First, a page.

When I was working as President of Union Rescue Mission of Los Angeles, I often went out on the streets of skid row to talk with the homeless. I found it enjoyable and relaxing.
However, occasionally a disgruntled client from among the street population served by the mission, would make a threat against me of some kind. I have been threatened with violence, hell, arson, getting me fired, lawsuits, going to the press, stealing donors, undercover FBI investigations and many other creative negative thoughts.
Generally, nothing came of them. Many people who had become angry with me, apologized with deep sincerity after they cooled down or got sober.
One day, when I was standing on the sidewalk in the front of the chapel, a middle aged homeless man came up to me wanting some service from the mission. I turned down his request. I cannot remember any more of the circumstances or details of our conversation. I do remember wondering if he were mentally ill.
He became ragingly angry and screamed the accusation I most often heard in those days, “And you call yourself a Christian?”
It was definitely a very unpleasant experience for me, but I did respond in a quiet voice. I was thinking about the Proverb that said, A soft answer turneth away wrath.
He became more and more frustrated. In retrospect, I think he became much angrier because he could not get an emotional response from me. Finally, with his face beet red, he shouted, I am going to buy a gun and come back and shoot you.? Then he stormed off up the street.
I did not spend much time thinking about the threat. I wrote if off as meaningless.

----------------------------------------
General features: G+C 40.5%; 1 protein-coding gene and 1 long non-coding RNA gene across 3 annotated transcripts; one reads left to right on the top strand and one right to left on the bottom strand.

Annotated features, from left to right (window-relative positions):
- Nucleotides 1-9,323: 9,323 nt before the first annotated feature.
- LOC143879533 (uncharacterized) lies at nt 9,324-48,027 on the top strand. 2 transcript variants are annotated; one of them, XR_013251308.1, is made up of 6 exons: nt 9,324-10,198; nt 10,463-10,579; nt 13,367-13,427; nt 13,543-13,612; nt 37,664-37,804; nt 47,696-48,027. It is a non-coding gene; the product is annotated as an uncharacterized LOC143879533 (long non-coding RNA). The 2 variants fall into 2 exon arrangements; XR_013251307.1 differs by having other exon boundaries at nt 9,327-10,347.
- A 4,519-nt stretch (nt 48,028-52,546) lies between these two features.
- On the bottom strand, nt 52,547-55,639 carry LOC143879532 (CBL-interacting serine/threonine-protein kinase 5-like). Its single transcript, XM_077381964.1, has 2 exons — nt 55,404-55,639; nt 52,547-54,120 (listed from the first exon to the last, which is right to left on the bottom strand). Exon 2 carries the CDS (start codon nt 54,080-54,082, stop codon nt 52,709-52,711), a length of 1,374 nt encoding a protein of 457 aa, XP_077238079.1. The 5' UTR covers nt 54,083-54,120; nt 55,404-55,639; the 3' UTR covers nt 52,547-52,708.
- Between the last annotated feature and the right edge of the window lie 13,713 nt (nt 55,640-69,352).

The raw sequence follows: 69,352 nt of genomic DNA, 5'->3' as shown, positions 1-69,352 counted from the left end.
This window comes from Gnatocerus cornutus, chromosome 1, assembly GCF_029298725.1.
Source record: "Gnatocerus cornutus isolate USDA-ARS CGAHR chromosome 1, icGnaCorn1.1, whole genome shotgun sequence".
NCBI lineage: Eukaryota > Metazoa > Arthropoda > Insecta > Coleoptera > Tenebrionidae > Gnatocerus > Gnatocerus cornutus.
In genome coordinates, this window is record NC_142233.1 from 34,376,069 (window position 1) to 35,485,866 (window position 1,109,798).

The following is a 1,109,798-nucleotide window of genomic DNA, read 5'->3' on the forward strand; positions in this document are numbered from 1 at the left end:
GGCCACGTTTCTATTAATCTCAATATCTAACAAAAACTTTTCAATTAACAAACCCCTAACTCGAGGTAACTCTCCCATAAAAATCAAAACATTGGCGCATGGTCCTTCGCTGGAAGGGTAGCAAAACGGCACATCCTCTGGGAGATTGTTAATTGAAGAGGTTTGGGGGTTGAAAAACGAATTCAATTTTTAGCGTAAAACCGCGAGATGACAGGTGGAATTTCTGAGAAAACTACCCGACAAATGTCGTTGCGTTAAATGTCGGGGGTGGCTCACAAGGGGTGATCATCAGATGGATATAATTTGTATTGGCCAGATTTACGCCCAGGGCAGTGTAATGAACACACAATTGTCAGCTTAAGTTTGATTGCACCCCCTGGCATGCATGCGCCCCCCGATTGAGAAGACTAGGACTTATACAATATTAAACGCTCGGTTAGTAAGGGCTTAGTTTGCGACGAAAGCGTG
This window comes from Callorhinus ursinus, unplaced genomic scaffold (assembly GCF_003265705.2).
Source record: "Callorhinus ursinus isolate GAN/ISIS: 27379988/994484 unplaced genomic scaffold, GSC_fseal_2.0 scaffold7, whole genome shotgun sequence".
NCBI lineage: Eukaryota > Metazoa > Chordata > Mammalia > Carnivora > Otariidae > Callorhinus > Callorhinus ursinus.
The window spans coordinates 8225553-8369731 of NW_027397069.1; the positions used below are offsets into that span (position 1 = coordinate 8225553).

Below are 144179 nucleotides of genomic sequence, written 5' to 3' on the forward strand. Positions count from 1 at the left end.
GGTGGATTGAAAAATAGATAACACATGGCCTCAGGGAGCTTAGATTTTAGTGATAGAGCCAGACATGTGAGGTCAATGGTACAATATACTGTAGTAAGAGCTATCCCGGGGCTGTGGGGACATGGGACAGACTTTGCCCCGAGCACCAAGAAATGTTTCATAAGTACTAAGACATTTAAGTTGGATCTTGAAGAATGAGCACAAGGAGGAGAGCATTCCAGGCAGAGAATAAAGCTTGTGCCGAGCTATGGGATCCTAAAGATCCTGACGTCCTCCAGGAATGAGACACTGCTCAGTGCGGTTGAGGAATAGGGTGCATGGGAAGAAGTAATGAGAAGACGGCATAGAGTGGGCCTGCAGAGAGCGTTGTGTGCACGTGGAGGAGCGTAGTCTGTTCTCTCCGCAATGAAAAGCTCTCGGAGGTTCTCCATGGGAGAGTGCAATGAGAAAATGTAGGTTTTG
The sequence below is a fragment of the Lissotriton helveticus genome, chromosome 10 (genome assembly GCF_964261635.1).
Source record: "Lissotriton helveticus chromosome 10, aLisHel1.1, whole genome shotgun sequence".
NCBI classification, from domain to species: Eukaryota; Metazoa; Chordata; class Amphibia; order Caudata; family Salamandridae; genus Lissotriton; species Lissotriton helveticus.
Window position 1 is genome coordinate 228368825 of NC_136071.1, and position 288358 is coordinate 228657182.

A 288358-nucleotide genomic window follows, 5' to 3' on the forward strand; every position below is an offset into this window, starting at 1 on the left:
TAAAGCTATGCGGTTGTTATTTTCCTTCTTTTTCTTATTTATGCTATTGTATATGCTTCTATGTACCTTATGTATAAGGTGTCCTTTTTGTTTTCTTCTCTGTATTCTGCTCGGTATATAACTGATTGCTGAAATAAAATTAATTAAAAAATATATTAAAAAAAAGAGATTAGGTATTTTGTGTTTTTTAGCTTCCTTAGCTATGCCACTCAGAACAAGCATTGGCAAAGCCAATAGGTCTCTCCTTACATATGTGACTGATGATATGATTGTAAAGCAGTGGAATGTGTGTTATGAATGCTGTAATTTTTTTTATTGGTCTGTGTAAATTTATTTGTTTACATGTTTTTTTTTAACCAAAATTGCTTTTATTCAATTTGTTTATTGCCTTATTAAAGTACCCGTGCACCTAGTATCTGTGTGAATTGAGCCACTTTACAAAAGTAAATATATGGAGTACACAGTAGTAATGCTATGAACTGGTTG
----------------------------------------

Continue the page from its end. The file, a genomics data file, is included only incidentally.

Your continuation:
The next morning several people were waiting in front of the mission for me to come to work. I saw them before they saw me. I felt somewhat frightened by the anxious way they were looking for me. I braced myself for a disaster.
As soon as they saw me they rushed up to tell me what had happened. One of them said, “Do you remember the guy who said he was going to buy a gun and shoot you? Well, he came back last night after you left. He couldn’t find you, so he went out into the parking lot and shot and killed a homeless guy he found there. The police arrested him a few hours later.”
I was stunned. I really did not feel the total emotional impact of the news until I got home that night. I don’t think I ever told my family or anyone else what had happened.
I also did not find a professional to help me process. In those days, I had a powerful drive to bury negative emotions and just keep going. From the time I was a toddler, I have always felt I needed to be the strong one.
I am very glad I am writing this. I am realizing at this moment, as I write these words, that I have never processed that horrible experience.
I can suddenly feel, but not quite contact, many other horribly negative experiences on skid row that remain buried deep in my gut. The next thing I am going to do, is e-mail my friend Beth. She is the closest remaining contact I have in the rescue mission world. I should also call a program friend or two. I may not make the calls tonight, but I will make them tomorrow. I have no idea why I am hesitating to call my friends. I will definitely share my memory at the powerful meeting I will be attending in the morning.